Mikhail Khoury

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The dolly zoom effect (also known as the “zolly” effect) is an incredible perspective technique used in cinema. The first time I saw this effect, I was captivated: in the final season of the epic cinema marathon Breaking Bad, one of the most plot-twisting & dramatic scenes is defined by this epic cinematic effect which lasts a mere 1.5 seconds.

SPOILER ALERT – if you have not seen the show and you plan to someday watch one of the greatest TV shows of all time, donโ€™t click the following link. If you have seen the show, here is the scene: Breaking Bad, Season 5, Episode 14

In an effort to create a technically perfect zolly, I built a motorized camera slider using an Arduino and a few stepper motors. The lens focal length (zoom) is constrained to the motion of the camera along the slider (dolly). I can set multiple control points along the path of the slider, allowing for precise and synchronized control of the lens zoom ring, lens focus ring and slider position.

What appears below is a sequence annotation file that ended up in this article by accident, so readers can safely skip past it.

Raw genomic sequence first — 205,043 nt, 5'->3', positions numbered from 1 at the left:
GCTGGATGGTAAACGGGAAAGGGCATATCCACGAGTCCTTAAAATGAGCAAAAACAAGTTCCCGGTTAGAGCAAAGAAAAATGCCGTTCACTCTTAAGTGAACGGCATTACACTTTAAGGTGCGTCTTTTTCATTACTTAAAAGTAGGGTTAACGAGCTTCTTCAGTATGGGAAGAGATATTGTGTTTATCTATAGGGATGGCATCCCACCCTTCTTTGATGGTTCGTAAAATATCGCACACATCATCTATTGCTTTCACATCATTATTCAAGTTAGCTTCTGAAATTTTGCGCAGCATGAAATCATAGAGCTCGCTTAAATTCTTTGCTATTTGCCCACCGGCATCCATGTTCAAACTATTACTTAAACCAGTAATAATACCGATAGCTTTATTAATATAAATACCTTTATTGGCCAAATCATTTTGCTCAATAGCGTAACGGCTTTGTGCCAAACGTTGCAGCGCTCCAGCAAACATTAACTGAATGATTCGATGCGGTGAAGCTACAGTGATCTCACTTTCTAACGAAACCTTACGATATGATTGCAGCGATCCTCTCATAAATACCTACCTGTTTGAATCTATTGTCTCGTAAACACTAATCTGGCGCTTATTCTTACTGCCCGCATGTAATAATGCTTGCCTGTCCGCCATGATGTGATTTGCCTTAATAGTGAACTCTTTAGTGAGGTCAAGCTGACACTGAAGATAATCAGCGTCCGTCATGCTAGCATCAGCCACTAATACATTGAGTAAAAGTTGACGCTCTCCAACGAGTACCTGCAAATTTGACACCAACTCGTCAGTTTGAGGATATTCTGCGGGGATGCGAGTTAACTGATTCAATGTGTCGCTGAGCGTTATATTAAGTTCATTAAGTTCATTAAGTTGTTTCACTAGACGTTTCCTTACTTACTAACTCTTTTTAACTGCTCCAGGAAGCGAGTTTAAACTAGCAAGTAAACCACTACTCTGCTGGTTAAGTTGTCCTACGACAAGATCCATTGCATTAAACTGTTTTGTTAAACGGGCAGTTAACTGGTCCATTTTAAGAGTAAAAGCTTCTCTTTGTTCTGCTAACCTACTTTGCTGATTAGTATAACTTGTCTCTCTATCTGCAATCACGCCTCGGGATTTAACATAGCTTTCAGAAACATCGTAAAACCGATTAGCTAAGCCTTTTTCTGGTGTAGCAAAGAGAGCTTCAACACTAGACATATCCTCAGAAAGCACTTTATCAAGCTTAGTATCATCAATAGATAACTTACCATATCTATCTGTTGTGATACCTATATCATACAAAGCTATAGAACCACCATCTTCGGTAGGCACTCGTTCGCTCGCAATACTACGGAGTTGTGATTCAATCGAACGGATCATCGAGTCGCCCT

For lack of a better subject, I used a bottle of Heinz ketchup to make my first successful zolly video.

As a proof of concept, I first built a mechanical prototype. This prototype used an adjustable ramp to constrain the lens focal length to the camera position along the slider. While using this ramp, I discovered that my camera lens did not have a proportional zoom. This meant that a 10 degree rotation of the zoom ring would change the focal length by 10mm at the wide/lower end (e.g. from 18mm to 28mm) but only 5mm at the upper end (e.g. 50mm to 55mm). This variation led to a non-linear relationship between the zoom and camera position, resulting in an imperfect zolly effect where the subject would not remain exactly the same relative size in-frame throughout the effect. (A mechanical solution to this non-linearity would have been to build a curved ramp instead of a straight ramp. However, a curved ramp would have restricted the zolly effect to a set subject distance from the slider.)

In short, the mechanical ramp was a good proof of concept, but I would achieve the most precise control of the zolly effect using motion control with independent stepper motors.

My Movie 3f2
My Movie 2e2